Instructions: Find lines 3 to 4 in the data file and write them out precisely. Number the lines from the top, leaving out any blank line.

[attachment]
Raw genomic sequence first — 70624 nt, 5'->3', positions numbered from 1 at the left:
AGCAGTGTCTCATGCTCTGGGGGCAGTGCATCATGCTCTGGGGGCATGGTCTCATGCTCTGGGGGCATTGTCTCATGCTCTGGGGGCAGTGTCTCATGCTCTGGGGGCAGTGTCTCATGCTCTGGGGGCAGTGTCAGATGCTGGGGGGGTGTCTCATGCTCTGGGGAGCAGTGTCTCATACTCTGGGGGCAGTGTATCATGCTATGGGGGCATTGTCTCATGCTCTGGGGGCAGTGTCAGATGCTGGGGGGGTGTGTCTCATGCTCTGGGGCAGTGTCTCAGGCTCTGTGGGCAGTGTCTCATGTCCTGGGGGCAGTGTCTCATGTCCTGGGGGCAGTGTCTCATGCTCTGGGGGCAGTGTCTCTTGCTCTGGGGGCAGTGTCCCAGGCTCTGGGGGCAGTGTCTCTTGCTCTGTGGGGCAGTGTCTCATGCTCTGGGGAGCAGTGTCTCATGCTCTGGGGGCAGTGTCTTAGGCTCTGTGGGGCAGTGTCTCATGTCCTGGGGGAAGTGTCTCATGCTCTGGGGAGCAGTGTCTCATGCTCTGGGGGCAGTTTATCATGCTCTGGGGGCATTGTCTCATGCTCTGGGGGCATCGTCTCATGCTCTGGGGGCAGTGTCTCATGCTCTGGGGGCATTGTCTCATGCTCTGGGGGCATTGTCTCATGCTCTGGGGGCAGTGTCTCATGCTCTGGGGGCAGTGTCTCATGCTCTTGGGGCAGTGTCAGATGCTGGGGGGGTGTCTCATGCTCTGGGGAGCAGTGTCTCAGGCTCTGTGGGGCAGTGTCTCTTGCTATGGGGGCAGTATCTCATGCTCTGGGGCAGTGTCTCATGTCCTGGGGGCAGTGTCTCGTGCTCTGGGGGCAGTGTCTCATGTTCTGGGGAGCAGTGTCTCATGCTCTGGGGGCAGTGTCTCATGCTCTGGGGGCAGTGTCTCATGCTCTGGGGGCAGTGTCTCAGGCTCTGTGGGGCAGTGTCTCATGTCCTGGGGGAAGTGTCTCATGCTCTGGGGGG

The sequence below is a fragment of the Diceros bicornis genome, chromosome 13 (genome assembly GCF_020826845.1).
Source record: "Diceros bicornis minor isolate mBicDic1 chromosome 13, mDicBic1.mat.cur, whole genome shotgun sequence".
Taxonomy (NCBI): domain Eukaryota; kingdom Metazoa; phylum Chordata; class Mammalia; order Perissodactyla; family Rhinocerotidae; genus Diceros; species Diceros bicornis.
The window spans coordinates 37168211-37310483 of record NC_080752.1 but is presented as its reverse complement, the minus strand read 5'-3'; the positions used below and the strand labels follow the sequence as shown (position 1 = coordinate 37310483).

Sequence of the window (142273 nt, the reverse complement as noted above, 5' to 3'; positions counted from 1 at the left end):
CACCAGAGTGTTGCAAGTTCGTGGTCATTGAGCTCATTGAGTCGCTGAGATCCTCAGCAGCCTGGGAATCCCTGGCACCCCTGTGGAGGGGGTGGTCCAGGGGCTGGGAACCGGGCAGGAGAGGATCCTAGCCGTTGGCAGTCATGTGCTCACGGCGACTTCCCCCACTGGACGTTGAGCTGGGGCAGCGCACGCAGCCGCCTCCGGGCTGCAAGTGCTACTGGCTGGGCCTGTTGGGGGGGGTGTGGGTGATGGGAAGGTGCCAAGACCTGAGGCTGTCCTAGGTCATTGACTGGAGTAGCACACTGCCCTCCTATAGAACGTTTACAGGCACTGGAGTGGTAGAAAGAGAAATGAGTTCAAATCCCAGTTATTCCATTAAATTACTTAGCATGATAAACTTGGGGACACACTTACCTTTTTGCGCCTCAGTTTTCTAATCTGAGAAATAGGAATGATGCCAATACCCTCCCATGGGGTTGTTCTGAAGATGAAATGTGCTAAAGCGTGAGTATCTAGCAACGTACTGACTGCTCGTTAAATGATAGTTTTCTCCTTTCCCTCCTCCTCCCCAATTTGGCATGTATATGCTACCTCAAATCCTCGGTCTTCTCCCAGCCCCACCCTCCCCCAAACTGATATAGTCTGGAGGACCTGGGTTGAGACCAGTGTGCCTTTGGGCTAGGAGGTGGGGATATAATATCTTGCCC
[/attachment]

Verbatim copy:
The sequence below is a fragment of the Diceros bicornis genome, chromosome 13 (genome assembly GCF_020826845.1).
Source record: "Diceros bicornis minor isolate mBicDic1 chromosome 13, mDicBic1.mat.cur, whole genome shotgun sequence".